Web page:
“Interns/Trainees are considered gratis personnel (…). They are not staff members and shall not represent (…) in any official capacity.”
In the likely event of this quote and its nifty wording causing some understandable confusion (in particular the “gratis personnel” bit), please be advised that it comes from an official internship position offer. At one of the UN agencies, seated in Geneva, Switzerland. The average salary after tax in Geneva rounds 5500 EUR. Rent of a non-centric, one-bedroom apartment in Geneva rounds 1500-1800 EUR.
Google search returns almost 8500 records containing the exact phrase “gratis personnel”; they come almost exclusively from the UN system. This is no surprise, since the wording comes from the UN General Assembly’s Resolution passed 19 years ago — in 1997.
After heavy criticism towards the UN intern policy was unleashed by the case of “the homeless intern”, Mr David Hyde, the UN officials were quick to retort. The 1997 resolution apparently tied their hands. It made the overall remuneration of interns subject to the unlikely decision of the General Assembly.
Except that it did not. The GA Resolution no. A/RES/51/243 — the one adopted in 1997 — actually recognized that “the use of gratis personnel (…) should be on an exceptional and temporary basis and for specialized functions only”. It also referred, back then, to the UN’s Department of Peacekeeping Operations. It did not, in any way, refer to the entirety of the UN system.
Moreover, the resolution invoked i.a. the article 101 of the Charter of the United Nations. The Charter states that “the paramount consideration in the employment (…) shall be the necessity of securing the highest standards of efficiency, competence, and integrity. Due regard shall be paid to (…) recruiting the staff on as wide a geographical basis as possible.”
No, no, and no. First, as “The Guardian” reported, there were more than 4000 unpaid interns at the UN in 2012-2013. It is hard to imagine how this can be considered an exception.
Second, the outcome of such practice is exactly the opposite of what both the 1997 resolution and the UN Charter itself state. It in fact prevents the application of “highest standards of efficiency, competence, and integrity” as it effectively favors candidates from developed countries. These are already overrepresented, which is a direct breach of Article 100(3) of the UN Charter.
However, this is just one example. Gratis personnel has become a widespread practice worldwide. It is eagerly used and, to a certain extent, promoted by the most prestigious companies and institutions. Economy can explain why free interns are so much in demand in the business world. Nevertheless, it remains to be a large question mark in case of international organizations — and governments. For both are directly or indirectly funded by taxpayers. And yet, unpaid internships at government agencies are by no means exceptional.
Altogether, they have become so widespread that the very amount of remuneration — in a rare case that there is one — does not appear to be questioned at all. For instance, the traineeships with the European Commission are always remunerated. However, the remuneration usually rounds 1000 EUR monthly. In Brussels it is consumed on the spot, mostly by accommodation costs (estimated at 800 EUR monthly for a single-bedroom apartment).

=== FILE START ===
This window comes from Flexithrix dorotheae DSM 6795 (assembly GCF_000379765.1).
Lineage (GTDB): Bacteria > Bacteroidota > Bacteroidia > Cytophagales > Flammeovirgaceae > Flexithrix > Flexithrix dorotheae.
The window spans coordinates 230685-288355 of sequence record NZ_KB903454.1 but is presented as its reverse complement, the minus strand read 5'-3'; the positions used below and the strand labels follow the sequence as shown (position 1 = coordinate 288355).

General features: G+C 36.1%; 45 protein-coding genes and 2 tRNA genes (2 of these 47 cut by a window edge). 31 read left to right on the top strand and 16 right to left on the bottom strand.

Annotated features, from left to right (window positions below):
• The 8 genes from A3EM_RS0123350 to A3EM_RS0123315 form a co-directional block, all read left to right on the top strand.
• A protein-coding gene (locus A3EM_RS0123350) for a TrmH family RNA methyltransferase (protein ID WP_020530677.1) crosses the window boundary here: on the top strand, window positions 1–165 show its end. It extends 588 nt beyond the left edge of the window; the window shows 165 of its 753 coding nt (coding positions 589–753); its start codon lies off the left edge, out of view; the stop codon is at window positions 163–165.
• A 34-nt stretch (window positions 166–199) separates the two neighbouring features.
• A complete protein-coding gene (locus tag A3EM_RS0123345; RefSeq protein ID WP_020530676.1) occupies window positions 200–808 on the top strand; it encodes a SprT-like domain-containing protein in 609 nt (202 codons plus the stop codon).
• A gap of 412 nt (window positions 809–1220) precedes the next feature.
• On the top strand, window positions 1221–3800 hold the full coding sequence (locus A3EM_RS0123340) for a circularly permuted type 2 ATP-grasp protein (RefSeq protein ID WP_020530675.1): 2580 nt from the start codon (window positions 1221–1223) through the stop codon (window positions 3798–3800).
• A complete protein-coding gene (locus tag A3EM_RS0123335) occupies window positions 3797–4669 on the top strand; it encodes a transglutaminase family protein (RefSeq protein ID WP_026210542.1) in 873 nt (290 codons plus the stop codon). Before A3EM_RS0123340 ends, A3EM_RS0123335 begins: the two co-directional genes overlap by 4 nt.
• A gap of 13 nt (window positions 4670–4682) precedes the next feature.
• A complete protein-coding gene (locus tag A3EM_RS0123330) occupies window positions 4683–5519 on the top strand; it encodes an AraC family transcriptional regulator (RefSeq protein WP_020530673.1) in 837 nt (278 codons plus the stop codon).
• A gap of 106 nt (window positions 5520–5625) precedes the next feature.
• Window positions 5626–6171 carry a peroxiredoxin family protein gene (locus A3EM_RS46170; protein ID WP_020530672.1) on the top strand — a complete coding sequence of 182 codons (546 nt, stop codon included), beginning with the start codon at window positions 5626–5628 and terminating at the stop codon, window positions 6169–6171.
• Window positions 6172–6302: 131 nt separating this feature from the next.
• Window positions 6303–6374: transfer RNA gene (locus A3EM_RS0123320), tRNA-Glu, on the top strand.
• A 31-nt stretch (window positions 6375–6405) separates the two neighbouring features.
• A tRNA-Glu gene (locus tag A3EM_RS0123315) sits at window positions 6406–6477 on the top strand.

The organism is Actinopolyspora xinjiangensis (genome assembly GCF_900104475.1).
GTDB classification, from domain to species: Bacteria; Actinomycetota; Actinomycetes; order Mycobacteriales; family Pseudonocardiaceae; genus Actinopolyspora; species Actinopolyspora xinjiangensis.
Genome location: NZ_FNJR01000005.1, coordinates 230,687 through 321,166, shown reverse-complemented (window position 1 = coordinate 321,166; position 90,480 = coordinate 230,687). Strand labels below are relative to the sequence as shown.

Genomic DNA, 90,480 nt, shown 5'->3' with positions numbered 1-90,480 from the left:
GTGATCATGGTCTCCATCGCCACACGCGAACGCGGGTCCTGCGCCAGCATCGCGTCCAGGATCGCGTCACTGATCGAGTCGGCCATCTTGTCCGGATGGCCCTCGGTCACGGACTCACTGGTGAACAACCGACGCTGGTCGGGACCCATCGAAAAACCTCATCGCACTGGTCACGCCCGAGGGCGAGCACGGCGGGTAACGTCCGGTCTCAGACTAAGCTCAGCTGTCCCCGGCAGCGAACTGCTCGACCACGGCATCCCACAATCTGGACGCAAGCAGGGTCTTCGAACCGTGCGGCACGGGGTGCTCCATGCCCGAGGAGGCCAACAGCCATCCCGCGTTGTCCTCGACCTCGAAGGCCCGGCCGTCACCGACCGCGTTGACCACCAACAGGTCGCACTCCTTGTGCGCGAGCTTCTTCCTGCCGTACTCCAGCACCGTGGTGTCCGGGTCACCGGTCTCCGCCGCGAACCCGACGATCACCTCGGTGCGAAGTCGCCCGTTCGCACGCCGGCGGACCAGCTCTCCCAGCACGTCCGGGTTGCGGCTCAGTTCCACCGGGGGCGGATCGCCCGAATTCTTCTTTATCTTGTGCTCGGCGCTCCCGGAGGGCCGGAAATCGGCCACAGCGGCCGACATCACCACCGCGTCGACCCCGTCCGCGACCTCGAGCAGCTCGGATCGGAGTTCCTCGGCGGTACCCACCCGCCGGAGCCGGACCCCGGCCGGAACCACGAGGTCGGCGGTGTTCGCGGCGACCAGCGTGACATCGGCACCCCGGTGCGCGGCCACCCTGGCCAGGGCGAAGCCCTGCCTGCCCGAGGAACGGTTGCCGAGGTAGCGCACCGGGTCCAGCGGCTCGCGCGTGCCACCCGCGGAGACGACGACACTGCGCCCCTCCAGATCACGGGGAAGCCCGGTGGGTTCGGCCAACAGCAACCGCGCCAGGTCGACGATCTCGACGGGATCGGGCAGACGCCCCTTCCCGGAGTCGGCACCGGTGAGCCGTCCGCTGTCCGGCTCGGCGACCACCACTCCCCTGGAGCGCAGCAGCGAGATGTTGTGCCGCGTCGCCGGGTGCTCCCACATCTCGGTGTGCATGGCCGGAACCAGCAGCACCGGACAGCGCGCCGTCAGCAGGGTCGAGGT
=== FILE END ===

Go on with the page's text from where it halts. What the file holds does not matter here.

Therefore, if you want to work, you need to… work and save up first.
This is perhaps the most accurate definition of gratis personnel. Young graduates and professionals who are more than willing to provide work in exchange for zero or very little remuneration. And not just any work. As it is stated in a number of FAQs and websites providing EU traineeship advice: “the competition is fierce”, i.e. several thousand applications are sent during each traineeship period and personal lobbying is necessary to obtain the desired post.
The case of UN internships highlights the advantage of developed countries against underdeveloped regions. There is one more problem, however, that affects everybody: gratis interns hamper social mobility. Simply put, who can afford to hang out in Geneva for half year? According to the Sutton Trust, a British think-tank and foundation focused on education and social mobility matters, an internship in London typically costs over 900 GBP per month. That is in case when an intern is lucky enough to get their expenses (e.g. transport) covered. To put things in a European perspective: an average monthly salary in Poland would not suffice to cover such cost. It would fall short by more than 150 GBP.
On this note, the International Labour Organization (which, by the way, also employs underpaid interns) promotes the Decent Work Agenda. It is to be one of the pillars for crisis recovery and sustainable development. “Decent work”, according to ILO, is supposed to be “productive” and “deliver a fair income”. Currently, interns are forced to rather meet the former without the latter.
Future trends are unclear. At the UN, the potential cost of interns’ remuneration is said to be ‘a fraction’ of UN budget; however, institutional hurdles hamper the change. EU does offer a number of paid traineeships; nevertheless, it is not uncommon to be an unpaid intern in the ‘Brussels bubble’ — e.g. at one of its numerous lobbying agencies. There are examples of EU institutions offering unpaid internships, too. There are neither incentives nor obstacles large enough to make businesses ditch their gratis personnel.
There is one point at which IOs, NGOs and some businesses appear to concur: that many of them would not be able to function properly without interns. The ball may well be in the interns’ court now.